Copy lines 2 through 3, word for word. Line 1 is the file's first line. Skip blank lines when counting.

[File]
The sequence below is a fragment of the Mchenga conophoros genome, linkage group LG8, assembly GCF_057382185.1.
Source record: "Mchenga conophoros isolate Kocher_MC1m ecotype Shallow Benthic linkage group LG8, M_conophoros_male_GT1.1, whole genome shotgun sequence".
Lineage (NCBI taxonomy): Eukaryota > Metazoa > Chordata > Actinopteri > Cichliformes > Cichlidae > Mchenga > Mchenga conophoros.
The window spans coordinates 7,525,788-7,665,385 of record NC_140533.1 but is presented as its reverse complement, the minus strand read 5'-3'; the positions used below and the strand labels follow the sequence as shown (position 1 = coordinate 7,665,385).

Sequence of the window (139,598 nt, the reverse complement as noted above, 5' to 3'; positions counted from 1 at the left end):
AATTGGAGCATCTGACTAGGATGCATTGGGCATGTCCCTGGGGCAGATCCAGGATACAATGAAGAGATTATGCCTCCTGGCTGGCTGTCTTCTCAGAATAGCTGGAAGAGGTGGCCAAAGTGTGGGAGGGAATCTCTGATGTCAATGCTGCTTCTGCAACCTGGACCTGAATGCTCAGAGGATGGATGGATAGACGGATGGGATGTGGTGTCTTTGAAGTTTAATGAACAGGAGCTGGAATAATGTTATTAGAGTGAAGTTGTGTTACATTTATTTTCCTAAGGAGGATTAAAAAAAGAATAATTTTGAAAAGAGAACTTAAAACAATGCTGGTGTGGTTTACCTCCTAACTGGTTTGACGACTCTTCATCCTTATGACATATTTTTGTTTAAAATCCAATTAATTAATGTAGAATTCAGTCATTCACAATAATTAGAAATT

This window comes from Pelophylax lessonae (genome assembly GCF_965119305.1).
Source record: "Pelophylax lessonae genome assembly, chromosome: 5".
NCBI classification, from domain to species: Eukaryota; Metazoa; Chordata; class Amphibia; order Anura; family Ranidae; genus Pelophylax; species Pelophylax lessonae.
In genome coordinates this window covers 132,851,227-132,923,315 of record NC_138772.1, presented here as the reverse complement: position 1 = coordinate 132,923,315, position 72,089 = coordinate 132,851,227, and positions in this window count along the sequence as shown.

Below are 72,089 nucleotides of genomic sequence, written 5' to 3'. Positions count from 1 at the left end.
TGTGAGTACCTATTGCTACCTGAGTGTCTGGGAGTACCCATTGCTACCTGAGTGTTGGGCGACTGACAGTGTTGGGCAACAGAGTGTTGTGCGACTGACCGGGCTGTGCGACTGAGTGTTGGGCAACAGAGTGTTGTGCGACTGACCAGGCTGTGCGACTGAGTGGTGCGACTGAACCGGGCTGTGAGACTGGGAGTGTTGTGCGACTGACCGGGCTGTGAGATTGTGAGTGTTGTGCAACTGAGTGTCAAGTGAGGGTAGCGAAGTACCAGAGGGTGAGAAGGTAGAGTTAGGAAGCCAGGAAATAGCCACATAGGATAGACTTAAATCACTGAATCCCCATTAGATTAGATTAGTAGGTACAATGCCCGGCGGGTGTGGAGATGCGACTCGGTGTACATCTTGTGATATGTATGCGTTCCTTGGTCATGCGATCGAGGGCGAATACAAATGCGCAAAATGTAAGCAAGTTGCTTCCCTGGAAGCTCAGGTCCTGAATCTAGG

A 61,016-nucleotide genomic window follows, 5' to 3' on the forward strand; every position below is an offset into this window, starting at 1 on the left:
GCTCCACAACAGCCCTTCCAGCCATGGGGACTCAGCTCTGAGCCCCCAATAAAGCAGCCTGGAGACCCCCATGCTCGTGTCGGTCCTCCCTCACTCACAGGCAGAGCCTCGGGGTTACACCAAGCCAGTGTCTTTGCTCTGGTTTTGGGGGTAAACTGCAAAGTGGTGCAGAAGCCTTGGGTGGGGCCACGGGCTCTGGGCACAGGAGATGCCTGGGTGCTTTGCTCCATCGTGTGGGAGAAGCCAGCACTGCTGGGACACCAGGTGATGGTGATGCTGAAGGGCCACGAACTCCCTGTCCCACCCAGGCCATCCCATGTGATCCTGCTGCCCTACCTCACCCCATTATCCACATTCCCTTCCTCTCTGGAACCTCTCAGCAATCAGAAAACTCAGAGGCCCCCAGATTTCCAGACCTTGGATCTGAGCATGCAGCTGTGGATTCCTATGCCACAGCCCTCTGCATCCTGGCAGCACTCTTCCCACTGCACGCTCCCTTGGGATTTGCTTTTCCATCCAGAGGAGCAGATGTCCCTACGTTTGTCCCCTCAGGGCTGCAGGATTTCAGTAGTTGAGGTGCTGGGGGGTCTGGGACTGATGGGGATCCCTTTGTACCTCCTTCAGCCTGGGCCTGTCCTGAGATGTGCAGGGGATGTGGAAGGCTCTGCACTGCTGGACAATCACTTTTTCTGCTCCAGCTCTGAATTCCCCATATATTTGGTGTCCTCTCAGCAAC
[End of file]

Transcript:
Source record: "Mchenga conophoros isolate Kocher_MC1m ecotype Shallow Benthic linkage group LG8, M_conophoros_male_GT1.1, whole genome shotgun sequence".
Lineage (NCBI taxonomy): Eukaryota > Metazoa > Chordata > Actinopteri > Cichliformes > Cichlidae > Mchenga > Mchenga conophoros.